There is an increasing demand for highly sensitive, low-G, microscale acceleration sensors in the expanding universe of electronics. Accelerometers are mechanical sensors that measure an object’s acceleration in a single- or multi-axis direction for gravity, tilt, and vibrational inputs.

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The “direction of the detectable accelerations” via an STMicroelectronics MEMS 3-axis accelerometer. Image used courtesy of LIS2DH datasheet.

Before the 1970s, designers were relegated to bulky, expensive conventional accelerometers. Meanwhile, the market was becoming saturated with smaller consumer devices that required small-footprint ICs. This led to the research and development of MEMs (micro-electro-mechanical systems) technology. Researchers found a way to miniaturize sensors while still maintaining robust packaging for operation in severe conditions.

Now, designers are able to seamlessly integrate MEMs accelerometers into sensitive commercial devices such as smartphones, shock monitoring equipment, and vibration measurement devices used in civil engineering practices. Utilizing MEMS technology in accelerometers has helped reduce device size and costs.

However, like any electronic device, there are still challenges designers face, particularly regarding accelerometer bandwidth and sensitivity.

A Brief Recap of AC and DC Accelerometers

There are two classes of accelerometers, AC and DC response. AC accelerometers devices have an AC-coupled output and DC accelerometers have a DC-coupled output. The main difference is that, with a DC response, the output is able to drive down to zero Hz making it easier to sense small changes in motion.

DC-based accelerometers are the most commonly used over AC accelerometers since they are not equipped with the same level of sensitivity to measure smaller changes of motion.

AC-response accelerometers (top) vs. DC-response accelerometers (bottom)

AC-response accelerometers (top) vs. DC-response accelerometers (bottom). Image used courtesy of TE Connectivity
 

Of this class of accelerometers, the prominent is a capacitive type which can be found in large commercial applications such as automotive air-bag systems and mobile devices. In physics, the principle of acceleration sensing revolves around the inertia of a moving body that is converted into a force.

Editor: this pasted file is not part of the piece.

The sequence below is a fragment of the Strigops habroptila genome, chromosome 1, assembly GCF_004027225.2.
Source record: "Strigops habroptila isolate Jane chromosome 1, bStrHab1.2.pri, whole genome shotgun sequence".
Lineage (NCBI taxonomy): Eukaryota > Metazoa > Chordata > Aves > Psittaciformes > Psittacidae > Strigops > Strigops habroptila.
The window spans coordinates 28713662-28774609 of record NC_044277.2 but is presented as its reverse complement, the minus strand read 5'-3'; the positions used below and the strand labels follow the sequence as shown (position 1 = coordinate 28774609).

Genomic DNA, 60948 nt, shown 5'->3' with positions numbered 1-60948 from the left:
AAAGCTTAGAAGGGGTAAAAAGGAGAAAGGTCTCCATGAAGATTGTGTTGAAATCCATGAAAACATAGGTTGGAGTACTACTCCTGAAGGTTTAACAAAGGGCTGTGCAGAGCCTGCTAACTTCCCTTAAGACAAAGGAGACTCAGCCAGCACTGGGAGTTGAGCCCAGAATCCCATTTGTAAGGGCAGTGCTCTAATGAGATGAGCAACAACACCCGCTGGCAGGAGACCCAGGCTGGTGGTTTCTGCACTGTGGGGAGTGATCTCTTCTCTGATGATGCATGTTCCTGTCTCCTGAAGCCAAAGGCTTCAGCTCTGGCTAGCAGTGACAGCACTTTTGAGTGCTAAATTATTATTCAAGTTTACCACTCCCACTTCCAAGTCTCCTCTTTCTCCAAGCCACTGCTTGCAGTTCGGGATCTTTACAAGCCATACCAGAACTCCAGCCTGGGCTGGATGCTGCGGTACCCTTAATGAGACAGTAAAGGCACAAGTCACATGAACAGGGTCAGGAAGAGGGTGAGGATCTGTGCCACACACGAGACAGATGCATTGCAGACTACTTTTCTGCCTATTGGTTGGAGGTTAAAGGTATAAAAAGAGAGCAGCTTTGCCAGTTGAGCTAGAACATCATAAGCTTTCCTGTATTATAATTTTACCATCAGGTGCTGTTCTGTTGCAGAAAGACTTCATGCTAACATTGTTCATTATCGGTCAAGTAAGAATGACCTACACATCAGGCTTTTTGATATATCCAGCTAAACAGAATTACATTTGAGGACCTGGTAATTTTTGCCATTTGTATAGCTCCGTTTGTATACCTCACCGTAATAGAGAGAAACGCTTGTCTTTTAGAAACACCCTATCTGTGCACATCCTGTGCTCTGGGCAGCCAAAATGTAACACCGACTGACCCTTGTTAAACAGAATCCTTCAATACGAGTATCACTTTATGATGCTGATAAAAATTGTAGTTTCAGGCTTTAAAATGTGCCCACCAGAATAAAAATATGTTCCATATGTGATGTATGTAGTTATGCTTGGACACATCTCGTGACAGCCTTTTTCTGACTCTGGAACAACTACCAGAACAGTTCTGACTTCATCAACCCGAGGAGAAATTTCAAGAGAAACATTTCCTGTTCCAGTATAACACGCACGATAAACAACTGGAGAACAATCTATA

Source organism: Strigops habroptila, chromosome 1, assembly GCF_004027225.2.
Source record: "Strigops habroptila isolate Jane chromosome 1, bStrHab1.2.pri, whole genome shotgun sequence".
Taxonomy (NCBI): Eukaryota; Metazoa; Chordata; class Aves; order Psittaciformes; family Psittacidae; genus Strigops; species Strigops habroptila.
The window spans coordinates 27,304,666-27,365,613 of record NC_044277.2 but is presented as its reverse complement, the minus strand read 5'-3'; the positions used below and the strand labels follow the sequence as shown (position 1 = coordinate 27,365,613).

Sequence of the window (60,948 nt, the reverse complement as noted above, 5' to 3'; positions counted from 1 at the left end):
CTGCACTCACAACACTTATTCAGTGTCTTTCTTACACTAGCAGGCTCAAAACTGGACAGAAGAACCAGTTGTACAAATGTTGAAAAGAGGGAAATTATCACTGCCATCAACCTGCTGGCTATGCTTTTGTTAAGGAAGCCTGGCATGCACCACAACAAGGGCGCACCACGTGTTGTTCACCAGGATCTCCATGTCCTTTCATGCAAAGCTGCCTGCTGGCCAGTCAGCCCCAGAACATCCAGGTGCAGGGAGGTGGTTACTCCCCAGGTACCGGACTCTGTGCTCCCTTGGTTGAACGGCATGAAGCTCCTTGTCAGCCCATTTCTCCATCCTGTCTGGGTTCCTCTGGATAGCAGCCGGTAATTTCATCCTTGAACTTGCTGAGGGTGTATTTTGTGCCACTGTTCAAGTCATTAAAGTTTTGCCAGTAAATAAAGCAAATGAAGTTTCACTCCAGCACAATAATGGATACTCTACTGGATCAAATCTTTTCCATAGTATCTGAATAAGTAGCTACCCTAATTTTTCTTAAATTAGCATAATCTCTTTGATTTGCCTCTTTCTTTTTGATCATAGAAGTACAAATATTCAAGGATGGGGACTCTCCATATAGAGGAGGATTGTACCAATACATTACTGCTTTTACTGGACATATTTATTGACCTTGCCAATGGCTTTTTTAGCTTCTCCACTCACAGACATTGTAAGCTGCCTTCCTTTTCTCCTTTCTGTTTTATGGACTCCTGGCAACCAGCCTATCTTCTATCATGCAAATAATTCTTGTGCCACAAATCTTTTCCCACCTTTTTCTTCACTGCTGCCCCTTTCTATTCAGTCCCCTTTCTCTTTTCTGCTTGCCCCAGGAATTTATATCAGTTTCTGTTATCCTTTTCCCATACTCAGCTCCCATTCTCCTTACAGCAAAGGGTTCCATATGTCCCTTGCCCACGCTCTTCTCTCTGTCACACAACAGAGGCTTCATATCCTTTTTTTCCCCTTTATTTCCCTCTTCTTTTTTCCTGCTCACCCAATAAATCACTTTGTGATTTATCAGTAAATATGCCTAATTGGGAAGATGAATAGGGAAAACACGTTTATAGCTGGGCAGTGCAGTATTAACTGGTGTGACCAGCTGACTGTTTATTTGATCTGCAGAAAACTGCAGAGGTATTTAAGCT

Applying this rule to capacitive sensors, allows designers see an object’s acceleration convert into current, charge, or voltage.

MEMS Accelerometers: Challenges and Improvements

By employing MEMs technology, developers are able to achieve low manufacturing costs. The attraction of MEMs accelerometers also lies in their ability to operate in low temperatures, reduce noise levels, and offer low power dissipation.

They do, however, suffer from poor signal-to-noise ratio and limited dynamic range. As hinted at above, many design challenges for MEMs devices stem from their sensitivity due to their low bandwidth and low noise tolerance, along with keeping a small physical geometry.

Single-axis MEMs accelerometers are limited in the type of information they can gather (i.e., only from one direction). A common solution is to couple these accelerometers with external multiple-degrees-of-freedom ICs. The downside of this addition is increased footprint and costs, as well as calibration errors when simulations and testing occurs. Obviously, industry focus on flexibility, low costs, and small footprints are at odds with such a design.

To combat calibration errors, designers utilize various simulation software programs such as CoventorWare, which targets design issues that are faced when integrating external components.

TDK Corporation and Tronics Microsystems’ AXO315 Sensor

TDK plans to roll out a new MEMs-base sensor through its Tronics Microsystems division of temperature and pressure sensors mid next year.

The sensor, the Tronics AXO®315, is a single axis, closed-loop MEMs accelerometer, equipped with a 24-bit digital interface, and is claimed to outperform commercial MEMs sensors by handling severe temperature and intense vibration. The 4 g (1 g = acceleration caused by the Earth’s gravity) vibrations with an outstanding vibration rejection, for precise industrial motion and tilt control.

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TDK’s AXO315 Sensor has an operating temperature range of -55 °C to +105 °C and runs on a 5V power supply. Image used courtesy of TDK Corporation.

Notably, TDK has chosen to make an Arduino-based evaluation kit available for this sensor, which is intended to help engineers attain better testing functionalities. Being able to use a portable device along with an electronic prototyping platform such as an Arduino enables users to design and test anywhere. This makes for a promising solution to the new work-from-home lifestyle that most manufacturers have had to adapt.

MEMs Accelerometers Level Up for Data Center Bandwidths

MEMs accelerometers such as this one are arguably a step in the right direction as it shows a bandwidth of slightly over 300Hz, but with a data rate of 2500Hz, giving it a slight advantage against the current market.

In order to meet the growing rate of data transfer in electronics, an increase in bandwidth would allow for more MEMS accelerometers to be utilized in data centers and highly-sensitive information applications.


As a designer, do you prefer having design flexibility over bandwidth? Share your MEMs experience in the comments below.

Source: All About Circuits